According to the sewage purification apparatus described above, the waste water or sewage containing activated sludge is subjected to the primary aeration by air and to the secondary aeration by oxygen-rich gas. Therefore, the aeration can be effectively performed using small amounts of oxygen without being accompanied by the problem of carbon dioxide accumulation, which may be encountered on the purification of the sewage containing BOD on the order of several thousand ppm. Therefore, as compared with the aeration performed using the air only, the apparatus of this invention will help to greatly enhance the treating efficiency. Further, as compared with the aeration using oxygen-rich gas only, the apparatus of this invention does not permit the efficiency to be decreased by the accumulation of carbon dioxide, and makes it possible to reduce the treating cost in accordance with the reduction in the amount of oxygen being used.
When the oxygen-rich gas only is used, the occurrence of trouble in the apparatus for producing oxygen may cause the supply of oxygen to be interrupted so that the activated sludge is disintegrated. According to this embodiment, however, even when the supply of oxygen is interrupted, the primary aeration is continued by the air, making it possible to prevent the activated sludge from being rotten, if a switching mechanism is provided so that the secondary aeration can also be effected with air, the treatment needs not be interrupted even though the treating efficiency will be decreased.
Although the primary aeration is effected using air and the secondary aeration is effected using oxygen-rich gas in the embodiment of FIG. 3, the above relation can be reversed. Namely, the primary aeration may be carried out using oxygen-rich gas and the secondary aeration may be carried out using air. In this case the chamber 47 can be closed at the top.
Referring to a sewage purification apparatus according to a further embodiment of this invention illustrated in FIGS. 4 and 5, an aerator 60 comprises a tubular settler 61 and two bubblers 62 each disposed vertically. Each bubbler 62 is of a tubular shape and is communicated with the settler 61 via a communication pipe 63. The settler 61 disposed at a predetermined position in the vessel by means of a suitable mounting member 64.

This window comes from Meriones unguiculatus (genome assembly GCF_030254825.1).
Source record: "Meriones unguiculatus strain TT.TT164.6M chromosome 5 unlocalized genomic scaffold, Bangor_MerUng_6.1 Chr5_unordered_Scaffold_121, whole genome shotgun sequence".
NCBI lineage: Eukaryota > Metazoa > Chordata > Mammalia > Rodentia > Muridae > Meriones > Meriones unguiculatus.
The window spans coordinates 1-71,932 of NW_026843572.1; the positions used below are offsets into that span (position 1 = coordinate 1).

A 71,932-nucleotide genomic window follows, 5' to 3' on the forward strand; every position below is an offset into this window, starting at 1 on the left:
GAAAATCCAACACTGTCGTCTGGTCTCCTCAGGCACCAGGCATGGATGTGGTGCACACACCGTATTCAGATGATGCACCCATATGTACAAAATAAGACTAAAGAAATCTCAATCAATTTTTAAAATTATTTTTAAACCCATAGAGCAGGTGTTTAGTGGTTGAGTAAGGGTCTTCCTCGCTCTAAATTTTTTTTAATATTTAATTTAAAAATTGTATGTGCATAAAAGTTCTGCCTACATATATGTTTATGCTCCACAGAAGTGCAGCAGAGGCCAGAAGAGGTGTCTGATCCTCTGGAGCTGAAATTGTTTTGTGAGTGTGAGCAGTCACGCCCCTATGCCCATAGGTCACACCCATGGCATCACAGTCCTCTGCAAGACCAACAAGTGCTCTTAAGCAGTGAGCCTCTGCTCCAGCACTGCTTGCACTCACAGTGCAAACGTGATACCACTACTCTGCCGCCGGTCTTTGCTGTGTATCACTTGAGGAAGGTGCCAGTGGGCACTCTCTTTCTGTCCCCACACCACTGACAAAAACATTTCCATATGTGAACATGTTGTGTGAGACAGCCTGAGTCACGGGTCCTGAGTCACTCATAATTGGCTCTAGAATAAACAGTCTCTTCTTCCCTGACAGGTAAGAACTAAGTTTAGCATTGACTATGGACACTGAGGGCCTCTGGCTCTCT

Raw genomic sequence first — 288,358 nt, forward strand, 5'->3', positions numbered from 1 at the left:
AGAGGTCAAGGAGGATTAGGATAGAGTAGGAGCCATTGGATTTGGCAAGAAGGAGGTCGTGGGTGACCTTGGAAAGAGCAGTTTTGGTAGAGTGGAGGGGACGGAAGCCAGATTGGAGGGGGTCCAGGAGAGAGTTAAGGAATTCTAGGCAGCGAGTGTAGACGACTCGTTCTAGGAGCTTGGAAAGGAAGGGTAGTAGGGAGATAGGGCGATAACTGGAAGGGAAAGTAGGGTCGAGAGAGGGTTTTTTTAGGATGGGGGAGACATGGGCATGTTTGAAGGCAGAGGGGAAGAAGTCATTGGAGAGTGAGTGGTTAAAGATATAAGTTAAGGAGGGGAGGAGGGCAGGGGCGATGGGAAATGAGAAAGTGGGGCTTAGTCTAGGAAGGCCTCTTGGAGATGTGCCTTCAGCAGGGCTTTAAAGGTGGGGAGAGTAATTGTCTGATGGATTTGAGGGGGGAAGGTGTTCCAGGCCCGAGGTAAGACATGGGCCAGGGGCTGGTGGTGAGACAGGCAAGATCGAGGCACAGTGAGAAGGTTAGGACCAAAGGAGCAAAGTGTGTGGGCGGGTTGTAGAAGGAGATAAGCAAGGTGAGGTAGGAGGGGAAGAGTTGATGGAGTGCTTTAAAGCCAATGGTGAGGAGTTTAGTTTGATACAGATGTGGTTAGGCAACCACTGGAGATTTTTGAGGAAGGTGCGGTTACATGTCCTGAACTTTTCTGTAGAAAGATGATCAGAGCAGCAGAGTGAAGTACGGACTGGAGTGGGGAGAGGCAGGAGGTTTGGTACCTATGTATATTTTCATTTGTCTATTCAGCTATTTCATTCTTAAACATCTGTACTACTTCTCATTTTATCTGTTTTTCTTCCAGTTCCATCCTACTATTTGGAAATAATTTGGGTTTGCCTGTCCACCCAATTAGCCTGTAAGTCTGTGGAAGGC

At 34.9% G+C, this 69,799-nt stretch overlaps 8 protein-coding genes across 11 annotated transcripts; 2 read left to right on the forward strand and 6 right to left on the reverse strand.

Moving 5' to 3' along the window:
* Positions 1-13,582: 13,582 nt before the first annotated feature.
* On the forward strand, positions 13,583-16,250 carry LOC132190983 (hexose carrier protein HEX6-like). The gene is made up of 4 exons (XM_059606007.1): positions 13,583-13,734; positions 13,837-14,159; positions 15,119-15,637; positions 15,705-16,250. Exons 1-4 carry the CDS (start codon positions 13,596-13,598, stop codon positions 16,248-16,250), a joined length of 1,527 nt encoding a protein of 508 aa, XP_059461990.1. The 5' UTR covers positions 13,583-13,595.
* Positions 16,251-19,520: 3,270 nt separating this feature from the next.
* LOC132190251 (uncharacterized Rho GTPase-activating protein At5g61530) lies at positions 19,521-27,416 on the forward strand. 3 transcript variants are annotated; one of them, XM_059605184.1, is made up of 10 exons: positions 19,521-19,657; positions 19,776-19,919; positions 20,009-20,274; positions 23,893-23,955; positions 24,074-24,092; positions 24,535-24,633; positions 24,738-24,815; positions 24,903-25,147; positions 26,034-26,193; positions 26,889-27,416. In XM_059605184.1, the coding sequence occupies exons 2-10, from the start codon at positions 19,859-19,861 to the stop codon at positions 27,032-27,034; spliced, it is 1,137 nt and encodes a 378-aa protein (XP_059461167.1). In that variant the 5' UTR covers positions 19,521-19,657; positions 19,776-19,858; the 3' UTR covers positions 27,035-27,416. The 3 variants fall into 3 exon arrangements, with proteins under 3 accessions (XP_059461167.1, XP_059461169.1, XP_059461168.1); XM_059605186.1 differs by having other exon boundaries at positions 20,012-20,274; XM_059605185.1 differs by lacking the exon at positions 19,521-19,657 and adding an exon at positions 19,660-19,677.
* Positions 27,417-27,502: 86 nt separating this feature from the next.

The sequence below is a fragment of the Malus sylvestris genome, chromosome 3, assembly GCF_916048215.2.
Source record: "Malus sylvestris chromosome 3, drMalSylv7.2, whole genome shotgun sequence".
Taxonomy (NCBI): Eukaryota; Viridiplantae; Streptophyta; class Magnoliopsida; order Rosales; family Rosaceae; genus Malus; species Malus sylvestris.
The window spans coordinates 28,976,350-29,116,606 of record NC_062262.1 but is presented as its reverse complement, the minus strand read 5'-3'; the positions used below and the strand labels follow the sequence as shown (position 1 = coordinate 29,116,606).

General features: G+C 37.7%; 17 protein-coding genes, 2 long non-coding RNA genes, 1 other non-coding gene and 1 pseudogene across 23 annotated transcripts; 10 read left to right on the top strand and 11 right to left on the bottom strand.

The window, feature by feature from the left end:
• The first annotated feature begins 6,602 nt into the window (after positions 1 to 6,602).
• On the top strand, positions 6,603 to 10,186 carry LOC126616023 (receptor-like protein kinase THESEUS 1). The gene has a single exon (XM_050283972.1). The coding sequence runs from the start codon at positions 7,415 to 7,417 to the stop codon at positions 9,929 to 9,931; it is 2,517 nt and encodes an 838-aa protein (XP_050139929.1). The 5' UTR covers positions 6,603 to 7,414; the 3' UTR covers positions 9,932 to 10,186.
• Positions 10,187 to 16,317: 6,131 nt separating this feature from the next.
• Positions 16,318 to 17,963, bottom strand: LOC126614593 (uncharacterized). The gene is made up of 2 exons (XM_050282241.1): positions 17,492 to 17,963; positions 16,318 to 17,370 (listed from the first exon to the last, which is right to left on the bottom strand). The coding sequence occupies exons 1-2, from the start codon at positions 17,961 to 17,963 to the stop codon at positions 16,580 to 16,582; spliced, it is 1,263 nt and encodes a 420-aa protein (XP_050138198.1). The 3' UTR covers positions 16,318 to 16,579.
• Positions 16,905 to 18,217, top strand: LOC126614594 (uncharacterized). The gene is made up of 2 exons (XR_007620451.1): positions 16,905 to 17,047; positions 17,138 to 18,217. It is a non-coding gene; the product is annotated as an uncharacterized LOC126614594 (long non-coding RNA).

Each bubbler 62 is of a tubular shape with its both ends being closed as shown in FIG. 5, and has a plurality of intake pipes 66 (four in this case) that extent radially in the upwardly tilted direction. An end of sewage intake pipe 67 for introducing the sewage to be treated, is connected to a lower end of the bubbler 62. Namely, the sewage to be treated and the liquid in the vessel 65 are introduced into the bubblers 62 at their lower portions.
At the lower portion of each bubbler 62 is disposed a diffuser 69 attached to an end of a pipe 68 which penetrates through the upper wall of the bubbler 62. The diffuser 69 is provided for blowing oxygen-rich gas supplied through pipe 68 into the liquid in the respective bubbler 62. The gas blown into the liquid rises therethrough in the form of bubbles and supplies oxygen to the liquid. At the same time, the rising bubbles give a rising force to the liquid so that it rises in the bubblers 62.
As mentioned above, the interior of the bubblers 62 is communicated with the interior of the settler 61 via communication pipes 63. The liquid level in the vessel 65 is maintained constant owing to a weir (not shown), and the position of the inner bottom of the connection pipes 63 is set to be nearly in agreement with the liquid level. Accordingly, owing to the rising force of bubbles, flows of the liquid in the bubblers 62 rise to a position higher than the inner bottom surface of the connecting pipes 63, and flow into the settler 61 through communication pipes 63 due to a head.
The liquid which has flown into the settler 61 through communication pipes 63 gradually descends in the settler 61 and enters into the vessel 65 through an opening at the lower end of the settler 61. During this period, the air bubbles contained in the liquid escape therefrom, and the gas is collected at the top portion in the settler 61.
Preferably, in order to prevent the sludge from being accumulated on the bottom of the vessel 65, two stirrers 71 having rod-like rotary members 70 are installed being supported by the communication pipes 63. The rotary members 70 may rotate at a speed of 1 to 5 rpm.
The oxygen-containing gas blown into the liquid in the bubbler 62 may be air. When it is necessary to increase the amount of oxygen being supplied to cope with a high BOD concentration in the sewage to be treated, it is desired to use the oxygen-rich gas having a greater oxygen concentration than that of the air. In this case, the fresh oxygen-rich gas is introduced into the settler 61 through a supply port 72 provided at the top of the settler 61, and is fed under pressure from an outlet port 73 to the pipe 68 due to the blower via a pipe, not shown. The gas separated from the liquid in the bubbler 62 is taken out of the outlet port 74. It is desirable that part of the taken-out gas may be reused in a circulating manner. When air is used, the air may be directly fed into the pipe 68.